A foreign affairs writer at the Washington Post recently decided to stick his toes in deep water and write about something of which he knows nothing–fish oil. Apparently, in the self-important world of journalists, being a Washington Post foreign affairs correspondent also makes you an expert on health. But his “fishy” story had a stench to it from word one.
The Post reporter admits most nutritionists today agree fish oil is good for you. (And it sure is, as I’ll explain in a moment.) But then he plays devil’s advocate and asks, “what if the original fish oil research was flawed?”
To make his case, the reporter points to a paper published this spring in the Canadian Journal of Cardiology, which questions the accuracy of the original fish oil research conducted 50 years ago. The academic paper calls the half-century old research “soft” by modern standards.
But let’s put that original research into perspective…
All research–especially research on diet and health–usually begins with a real-world observation. In this case, it all began in 1968 with a simple observation–that heart disease was very uncommon among the Inuit (Eskimos) of Greenland.
Next, researchers generally test out their observation in a “hypothesis-generating study.” They design a human clinical trial that demonstrates (or denies) their hypothesis.
So, following that initial observation about the Inuit people, two Danish scientists set out for Greenland in 1970 to “discover” the reasons for this “new” finding. And they conducted an observational study.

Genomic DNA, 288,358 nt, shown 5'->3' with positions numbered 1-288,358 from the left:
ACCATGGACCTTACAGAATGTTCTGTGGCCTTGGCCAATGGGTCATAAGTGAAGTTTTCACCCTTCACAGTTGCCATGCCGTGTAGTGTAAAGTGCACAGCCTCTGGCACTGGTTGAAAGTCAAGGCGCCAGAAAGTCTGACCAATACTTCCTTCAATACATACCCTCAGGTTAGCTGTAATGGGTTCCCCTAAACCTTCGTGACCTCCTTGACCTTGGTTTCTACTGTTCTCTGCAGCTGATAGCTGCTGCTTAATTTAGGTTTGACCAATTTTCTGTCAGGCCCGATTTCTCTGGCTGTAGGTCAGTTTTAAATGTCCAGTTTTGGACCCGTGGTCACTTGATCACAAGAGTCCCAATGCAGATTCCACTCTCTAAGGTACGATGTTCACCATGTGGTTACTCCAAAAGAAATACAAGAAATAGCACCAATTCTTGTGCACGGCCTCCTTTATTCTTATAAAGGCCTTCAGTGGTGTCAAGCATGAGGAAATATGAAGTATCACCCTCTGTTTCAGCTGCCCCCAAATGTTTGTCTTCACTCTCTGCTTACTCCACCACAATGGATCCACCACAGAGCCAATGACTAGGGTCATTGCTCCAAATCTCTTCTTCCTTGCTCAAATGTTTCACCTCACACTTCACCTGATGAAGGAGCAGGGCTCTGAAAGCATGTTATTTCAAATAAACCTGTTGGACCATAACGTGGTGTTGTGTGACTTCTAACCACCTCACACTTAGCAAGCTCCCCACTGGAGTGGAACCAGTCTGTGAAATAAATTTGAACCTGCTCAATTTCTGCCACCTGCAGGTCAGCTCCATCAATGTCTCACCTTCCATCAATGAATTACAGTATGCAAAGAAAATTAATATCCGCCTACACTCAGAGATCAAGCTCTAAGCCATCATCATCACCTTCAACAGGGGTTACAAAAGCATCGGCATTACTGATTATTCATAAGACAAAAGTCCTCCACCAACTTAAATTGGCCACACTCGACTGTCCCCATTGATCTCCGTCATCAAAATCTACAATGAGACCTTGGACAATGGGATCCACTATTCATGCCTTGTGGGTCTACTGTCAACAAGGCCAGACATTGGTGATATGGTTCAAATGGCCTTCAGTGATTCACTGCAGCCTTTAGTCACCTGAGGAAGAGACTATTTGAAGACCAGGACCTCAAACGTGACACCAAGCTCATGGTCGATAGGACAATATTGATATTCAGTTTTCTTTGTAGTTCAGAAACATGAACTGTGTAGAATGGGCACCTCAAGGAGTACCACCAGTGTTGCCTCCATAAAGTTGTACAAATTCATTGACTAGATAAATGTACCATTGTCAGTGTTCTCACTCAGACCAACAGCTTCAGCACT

After five expeditions to Greenland, they concluded that the Inuit were indeed less susceptible to heart disease. And they assumed the unique Inuit diet–which consisted largely of seal and cold-water fish and very few vegetables–was the reason why.
To be more specific, they believed the omega-3 fatty acids found in fish oil and seal blubber was the factor that reduced heart disease. (Remember, most scientists back then–and even today–look for a “single ingredient” dietary influence. But it’s usually far more complex than just one, single ingredient.)
Of course, research methods since 1970 have improved tremendously. And I’m sure if you go back and look at just about any research study conducted in 1970, you could find some kind of flaw by inappropriately applying contemporary standards.
But the Danish scientists’ “discovery” led to decades of research, which no one can deny has consistently shown that fish oil and omega-3s are highly protective against heart disease. And against many other diseases and medical conditions as well.
Of course, the Canadian Journal of Cardiology paper attacks the original finding because of some minor flaw. But the academic authors ignore the thousands of unflawed, well-designed studies over the ensuing 50 years that show the original hypothesis was indeed correct.
The Post writer doesn’t know any better. So he simply summarizes and regurgitates the Canadian argument. But he does go one-step further and tries to claim the use of fish oil is somehow wrong because of the supposedly “flawed” original study.